by Ellie Cohen, CEO, The Climate Center
California Governor Gavin Newsom recently released his proposed climate budget of $12.5 billion over five years to boost resilience, curb greenhouse gas pollution, and tackle the wildfire crisis. Note that his entire proposed budget for next year alone is $222 billion.
While we are grateful that the Governor has prioritized climate action, his proposal does not reflect the profound urgency of the science and climate reality. We need significantly more than $2.5 billion per year invested in major emissions cuts and the equitable transition to a climate-safe future.
Progressive funding strategies– from Frequent Flyer Fees to a Fee and Dividend approach that returns money to every taxpayer– can quickly produce the billions needed annually to advance clean energy and storage, carbon sequestration, sustainable mobility, and other initiatives required to secure a healthy, equitable and vibrant California!
Let the Governor know that there’s growing support to accelerate decarbonization in California, starting now!
We are pleased that the Governor’s proposal provides local governments with funds to complete resiliency planning- a core principle of The Climate Center’s community energy resilience efforts. It’s time to help local governments plan for future power outages (planned or unplanned) while also advancing their emissions reductions goals. Many of the most effective strategies for decarbonization, equity, and resilience fall within the jurisdiction of cities and counties.
Governor Newsom’s climate budget includes a $50 million line item to bolster community resilience as well as a $4.75 billion climate resilience bond that includes funding for “community-specific climate risks and climate resilience plans.” If approved by both the Senate and Assembly, this bond would be placed before voters on the November 2020 ballot.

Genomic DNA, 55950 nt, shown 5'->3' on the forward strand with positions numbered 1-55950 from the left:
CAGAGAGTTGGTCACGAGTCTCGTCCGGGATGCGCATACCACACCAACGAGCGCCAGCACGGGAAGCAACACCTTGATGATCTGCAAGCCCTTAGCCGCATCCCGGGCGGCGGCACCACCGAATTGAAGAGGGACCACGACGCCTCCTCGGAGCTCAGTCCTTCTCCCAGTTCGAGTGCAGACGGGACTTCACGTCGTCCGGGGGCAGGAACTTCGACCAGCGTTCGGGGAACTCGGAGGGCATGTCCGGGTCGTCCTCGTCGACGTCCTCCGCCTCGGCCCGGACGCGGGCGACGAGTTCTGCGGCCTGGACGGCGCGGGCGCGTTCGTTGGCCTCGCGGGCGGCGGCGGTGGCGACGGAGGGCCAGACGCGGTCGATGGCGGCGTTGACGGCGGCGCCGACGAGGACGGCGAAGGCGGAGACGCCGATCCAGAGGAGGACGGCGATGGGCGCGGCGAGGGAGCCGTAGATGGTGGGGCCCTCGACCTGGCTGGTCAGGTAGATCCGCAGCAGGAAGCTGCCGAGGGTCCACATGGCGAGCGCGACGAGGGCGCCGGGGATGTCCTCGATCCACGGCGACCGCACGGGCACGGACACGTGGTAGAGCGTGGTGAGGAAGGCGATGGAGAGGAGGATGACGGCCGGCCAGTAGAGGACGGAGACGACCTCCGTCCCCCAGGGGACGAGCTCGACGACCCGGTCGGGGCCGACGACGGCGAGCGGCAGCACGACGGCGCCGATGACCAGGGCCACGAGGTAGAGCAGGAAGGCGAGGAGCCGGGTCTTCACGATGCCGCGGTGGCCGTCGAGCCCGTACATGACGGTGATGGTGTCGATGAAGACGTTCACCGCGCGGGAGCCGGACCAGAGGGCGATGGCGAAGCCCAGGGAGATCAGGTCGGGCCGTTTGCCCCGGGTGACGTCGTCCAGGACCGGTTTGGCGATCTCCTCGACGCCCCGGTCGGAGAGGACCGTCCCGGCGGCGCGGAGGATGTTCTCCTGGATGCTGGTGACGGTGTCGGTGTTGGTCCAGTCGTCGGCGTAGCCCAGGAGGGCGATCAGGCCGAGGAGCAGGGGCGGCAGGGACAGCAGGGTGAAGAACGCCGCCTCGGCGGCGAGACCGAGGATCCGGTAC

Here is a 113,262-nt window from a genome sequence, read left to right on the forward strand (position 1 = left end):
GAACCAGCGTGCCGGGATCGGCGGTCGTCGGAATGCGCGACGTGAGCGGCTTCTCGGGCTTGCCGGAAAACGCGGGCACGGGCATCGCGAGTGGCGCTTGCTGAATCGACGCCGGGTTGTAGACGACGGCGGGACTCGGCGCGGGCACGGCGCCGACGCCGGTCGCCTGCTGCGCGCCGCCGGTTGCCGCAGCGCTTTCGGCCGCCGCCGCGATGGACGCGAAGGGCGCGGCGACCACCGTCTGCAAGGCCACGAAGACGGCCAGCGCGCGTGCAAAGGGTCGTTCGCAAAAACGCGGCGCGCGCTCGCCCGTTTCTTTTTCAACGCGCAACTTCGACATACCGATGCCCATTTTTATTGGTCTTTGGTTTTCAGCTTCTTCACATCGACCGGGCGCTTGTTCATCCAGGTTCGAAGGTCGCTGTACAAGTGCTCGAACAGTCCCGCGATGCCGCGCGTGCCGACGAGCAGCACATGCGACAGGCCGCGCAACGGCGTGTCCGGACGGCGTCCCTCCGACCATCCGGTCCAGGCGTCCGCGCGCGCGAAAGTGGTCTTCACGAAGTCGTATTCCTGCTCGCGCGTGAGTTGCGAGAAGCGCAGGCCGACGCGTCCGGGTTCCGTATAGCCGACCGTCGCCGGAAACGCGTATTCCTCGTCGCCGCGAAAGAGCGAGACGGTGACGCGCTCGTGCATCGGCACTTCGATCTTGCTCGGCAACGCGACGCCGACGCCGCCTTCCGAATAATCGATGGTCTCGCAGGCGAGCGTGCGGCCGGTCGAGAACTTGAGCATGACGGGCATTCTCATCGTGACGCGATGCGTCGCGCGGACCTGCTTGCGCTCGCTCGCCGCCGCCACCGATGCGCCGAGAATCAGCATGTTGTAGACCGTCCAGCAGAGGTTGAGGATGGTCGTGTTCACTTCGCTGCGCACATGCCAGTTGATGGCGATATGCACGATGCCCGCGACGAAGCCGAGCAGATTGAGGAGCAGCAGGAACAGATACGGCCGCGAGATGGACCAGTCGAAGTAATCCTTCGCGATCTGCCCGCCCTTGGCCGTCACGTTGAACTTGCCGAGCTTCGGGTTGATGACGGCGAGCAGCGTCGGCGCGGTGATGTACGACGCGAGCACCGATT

Healthy soils and low carbon transportation cuts
Another positive step forward is the proposed new Climate Catalyst Fund of $1 billion over four years that would provide low-interest loans for emerging technologies and projects aimed at greening California’s economy — especially in agriculture, recycling, and transportation.
We are dismayed, however, that the Healthy Soils Program has been cut by 36% to $18 million. We view this as a big step backward. Now is the time to vastly increase grants to farmers, ranchers and other private land managers for healthy soil management practices (e.g., compost application, cover cropping, and riparian restoration) that increase soil carbon storage and replenish groundwater for emissions reductions and resilience. Grants to reduce dairy methane emissions would also be cut for the second year in a row. The California Climate & Agriculture Network has come out against these budget cuts, citing their popularity and crucial role in sequestering carbon. We strongly agree.
Governor Newsom’s budget also proposes to cut the Air Resources Board’s funding for Low Carbon Transportation by 28% to only $350 million. These funds help put the cleanest trucks, buses, and cars on the road, especially in disadvantaged communities, while also creating jobs. The Coalition for Clean Air has come out against these proposed cuts, due to the critical role that the program has played in reducing air pollution and GHG emissions in the transportation sector (which accounts ~41% of GHG emissions in California). The Climate Center also strongly opposes these cuts.
Rapid decarbonization requires more funding, not less, to secure a healthy future for all.
The fifth-largest economy in the world must prioritize rapid decarbonization
As the fifth-largest economy in the world, California’s policies and budget priorities have major implications both in the state and far beyond its borders. Rapid and equitable decarbonization must be our highest priority to secure our well-being in state and to set an example for the nation and the world.
Please take action today and urge Governor Newsom to enact the bold policies required to reduce GHGs at speed and scale, and to secure a climate-safe future for us all.